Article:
AstraZeneca's ambitious goal of boosting sales by 75% by 2023 relies heavily on its work in the high-profile field of immuno-oncology, but changing winds and rivals' successes might make it hard for the U.K. drugmaker to follow through on those promises.
Sanofi is shipping more than 200 researchers to German outsourcing firm Evotec as it finally gets out of a French R&D site whose fate led to a squabble with the local government, reaching a compromise the company believes will leave all sides appeased.
In a second major bet on Asian R&D, Eli Lilly has signed a $456 million partnership with China's Innovent Biologics to collaborate in oncology, mixing and matching assets with hopes of finding success in each company's home country.
Biogen Idec's heavily scrutinized Alzheimer's disease program came through with some positive early results, improving cognition and blasting away brain plaques in a small study many see as a validation of the company's ambitions in the field.
In a small study, an early-stage Parkinson's treatment from partners Prothena and Roche reduced levels of a protein with ties to the memory-destroying disease, sending the former company's shares up about 40%.
The United Kingdom is to change the laws governing startup investment vehicles known as Venture Capital Trusts (VCTs) but has opted against some of the dramatic alterations previously mooted. VCTs will still face new restrictions on the companies to which they can provide private equity cash, though.
In this week's EuroBiotech Report, Neil Woodford is tightening his ties to Malin, the investment vehicle set up by Kelly Martin and other former Elan executives. A report that Malin could hit the upper end of its range was one of two pieces of positive European IPO news to emerge this week. Nordic Nanovector was responsible for the other. And more.
Biogen Idec has already primed expectations with remarks on promising results seen in early-stage results for its Alzheimer's drug BIIB037, so tomorrow's big reveal has focused a bright beam of attention on the company.
Eli Lilly is betting up to $690 million that a drug from Korea's Hanmi Pharmaceutical can successfully treat an array of autoimmune diseases, licensing an early-stage candidate with ambitious plans for future trials.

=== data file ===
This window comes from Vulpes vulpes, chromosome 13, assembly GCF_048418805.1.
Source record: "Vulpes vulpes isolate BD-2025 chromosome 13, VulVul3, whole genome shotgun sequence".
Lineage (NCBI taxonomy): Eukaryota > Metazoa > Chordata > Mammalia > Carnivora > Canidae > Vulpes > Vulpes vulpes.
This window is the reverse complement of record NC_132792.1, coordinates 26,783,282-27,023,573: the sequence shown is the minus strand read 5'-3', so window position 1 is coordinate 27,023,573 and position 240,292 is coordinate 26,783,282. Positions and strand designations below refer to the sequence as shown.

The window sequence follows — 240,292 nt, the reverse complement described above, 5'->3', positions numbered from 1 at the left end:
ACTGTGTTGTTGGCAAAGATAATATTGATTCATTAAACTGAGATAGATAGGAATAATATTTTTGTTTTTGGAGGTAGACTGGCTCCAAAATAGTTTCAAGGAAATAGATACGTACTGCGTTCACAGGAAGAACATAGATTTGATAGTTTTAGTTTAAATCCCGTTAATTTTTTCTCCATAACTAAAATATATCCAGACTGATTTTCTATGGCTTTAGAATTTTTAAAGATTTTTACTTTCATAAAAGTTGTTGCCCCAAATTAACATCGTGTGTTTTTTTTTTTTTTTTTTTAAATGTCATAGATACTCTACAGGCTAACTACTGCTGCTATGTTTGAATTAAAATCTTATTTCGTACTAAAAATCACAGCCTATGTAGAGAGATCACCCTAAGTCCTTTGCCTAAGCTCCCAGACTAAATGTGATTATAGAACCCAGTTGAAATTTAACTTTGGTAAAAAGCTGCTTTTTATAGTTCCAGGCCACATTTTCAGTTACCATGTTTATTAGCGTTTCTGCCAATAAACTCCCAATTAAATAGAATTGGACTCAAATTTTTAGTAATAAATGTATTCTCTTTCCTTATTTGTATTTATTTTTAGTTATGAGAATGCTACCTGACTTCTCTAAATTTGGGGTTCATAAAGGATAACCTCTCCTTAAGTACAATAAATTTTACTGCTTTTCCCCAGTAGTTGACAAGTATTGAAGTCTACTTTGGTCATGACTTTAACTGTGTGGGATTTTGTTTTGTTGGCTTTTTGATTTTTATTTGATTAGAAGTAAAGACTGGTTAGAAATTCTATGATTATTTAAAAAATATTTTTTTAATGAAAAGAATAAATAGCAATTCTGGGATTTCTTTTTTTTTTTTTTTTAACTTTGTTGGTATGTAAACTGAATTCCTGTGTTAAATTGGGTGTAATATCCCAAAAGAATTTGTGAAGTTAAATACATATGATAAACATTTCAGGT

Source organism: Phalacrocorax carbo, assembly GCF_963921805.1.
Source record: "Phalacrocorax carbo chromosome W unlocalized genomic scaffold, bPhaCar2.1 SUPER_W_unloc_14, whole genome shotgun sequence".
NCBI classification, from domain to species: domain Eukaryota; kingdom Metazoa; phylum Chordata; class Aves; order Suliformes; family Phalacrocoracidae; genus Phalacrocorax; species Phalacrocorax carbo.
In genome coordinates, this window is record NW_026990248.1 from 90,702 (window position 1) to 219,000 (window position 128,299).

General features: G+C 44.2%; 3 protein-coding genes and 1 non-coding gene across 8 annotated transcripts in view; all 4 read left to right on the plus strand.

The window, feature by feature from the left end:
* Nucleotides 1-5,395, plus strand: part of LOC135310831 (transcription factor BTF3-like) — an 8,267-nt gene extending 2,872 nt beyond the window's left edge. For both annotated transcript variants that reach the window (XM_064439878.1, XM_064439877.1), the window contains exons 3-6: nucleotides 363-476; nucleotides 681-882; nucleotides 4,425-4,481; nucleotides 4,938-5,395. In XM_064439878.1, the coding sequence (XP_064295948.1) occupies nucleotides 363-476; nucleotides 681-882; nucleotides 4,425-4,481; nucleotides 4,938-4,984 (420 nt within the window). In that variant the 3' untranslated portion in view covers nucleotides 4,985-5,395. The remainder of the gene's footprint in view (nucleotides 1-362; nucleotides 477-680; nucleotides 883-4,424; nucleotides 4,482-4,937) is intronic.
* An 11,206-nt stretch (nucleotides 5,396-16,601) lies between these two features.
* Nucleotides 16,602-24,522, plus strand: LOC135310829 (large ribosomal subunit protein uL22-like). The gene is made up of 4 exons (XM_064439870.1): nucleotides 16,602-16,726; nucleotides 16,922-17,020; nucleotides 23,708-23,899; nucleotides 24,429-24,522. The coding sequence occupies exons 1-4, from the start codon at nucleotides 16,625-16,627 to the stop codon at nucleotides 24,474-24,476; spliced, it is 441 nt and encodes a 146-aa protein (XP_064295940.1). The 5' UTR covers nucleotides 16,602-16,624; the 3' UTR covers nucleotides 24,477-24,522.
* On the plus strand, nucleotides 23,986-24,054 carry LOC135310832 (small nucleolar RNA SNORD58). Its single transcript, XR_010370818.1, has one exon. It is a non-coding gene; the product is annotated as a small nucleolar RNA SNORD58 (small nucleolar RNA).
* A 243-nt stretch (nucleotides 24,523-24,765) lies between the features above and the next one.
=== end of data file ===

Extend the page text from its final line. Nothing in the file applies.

Juno Therapeutics quickly built a reputation as one of the hottest biotechs in the world, raising hundreds of millions of dollars inside a year and capping it with a go-go IPO for its cancer drug pipeline that helped inspire a surge for the sector. And now that the newly public biotech has filed its first 10-K, Juno can feel the backlash as it outlines just how fast it can spend that huge cache of cash, missing a consensus estimate on projected losses by a market mile.
Slowly but surely, Google's star-driven biotech Calico is laying the foundation for what promises to be a major biotech focused on some of the biggest diseases that limit longevity. There's a Big Pharma partnership with AbbVie, a development deal down in Texas and now it's time to team up with top scientists. Earlier in the week Harvard and MIT's renowned Broad Institute signed on to work with Calico on pushing new therapies into the clinic.
Genmab has tweaked its pipeline, picking up assets from iDD Biotech while dropping the option to co-develop HuMax-TAC-ADC with ADC Technologies. The reshuffle leaves Genmab with a new array of assets to advance toward the clinic.
Celgene just got both an endorsement as well as a few challenges in a review of the midstage study for mongersen, an experimental drug for Crohn's disease that will soon be part of the big biotech's late-stage pipeline, with a Phase III study looming.
J&J has snapped up XO1 for an undisclosed sum. It's a single-asset biotech offering a second-generation antithrombin to J&J's Xarelto. And it's the first to be sold off from a portfolio of 16 molecules that Index Ventures put together after assembling one of the original "asset-centric" funds.
Shares of Australia's Sirtex Medical were slammed hard after the biotech reported that its liver cancer therapy failed a closely watched clinical study.
Orphan drug biotech Retrophin is the new owner of an FDA-approved rare disease treatment and a potentially lucrative voucher for a future speedy review thanks to a $75 million buyout agreement.
The star of AstraZeneca's $1.2 billion acquisition of Pearl Therapeutics hit its main goals in two late-stage COPD trials, the company said, clearing the way for regulatory filings and what the drugmaker hopes will be blockbuster sales.
After years of careful preclinical foundation work, Nimbus Therapeutics has added another marquee name to its Big Pharma-heavy list of backers and put together a $43 million B round that will put its computer-driven drug design technology to the clinical test in one of the hottest fields in biotech.
Actelion has presented detailed data on the drug it hopes will cement its position in the pulmonary arterial hypertension market, Uptravi. The shock-free data drove a small uptick in Actelion's stock, but fell short of being the blockbuster-guaranteeing release some were hoping to see.
Nordic Nanovector has increased the amount it is aiming to raise in its upcoming IPO by 25%. The cash will allow Nordic Nanovector to accelerate clinical development of the antibody-radio-conjugate Betalutin in its secondary indication, diffuse large B-cell lymphoma.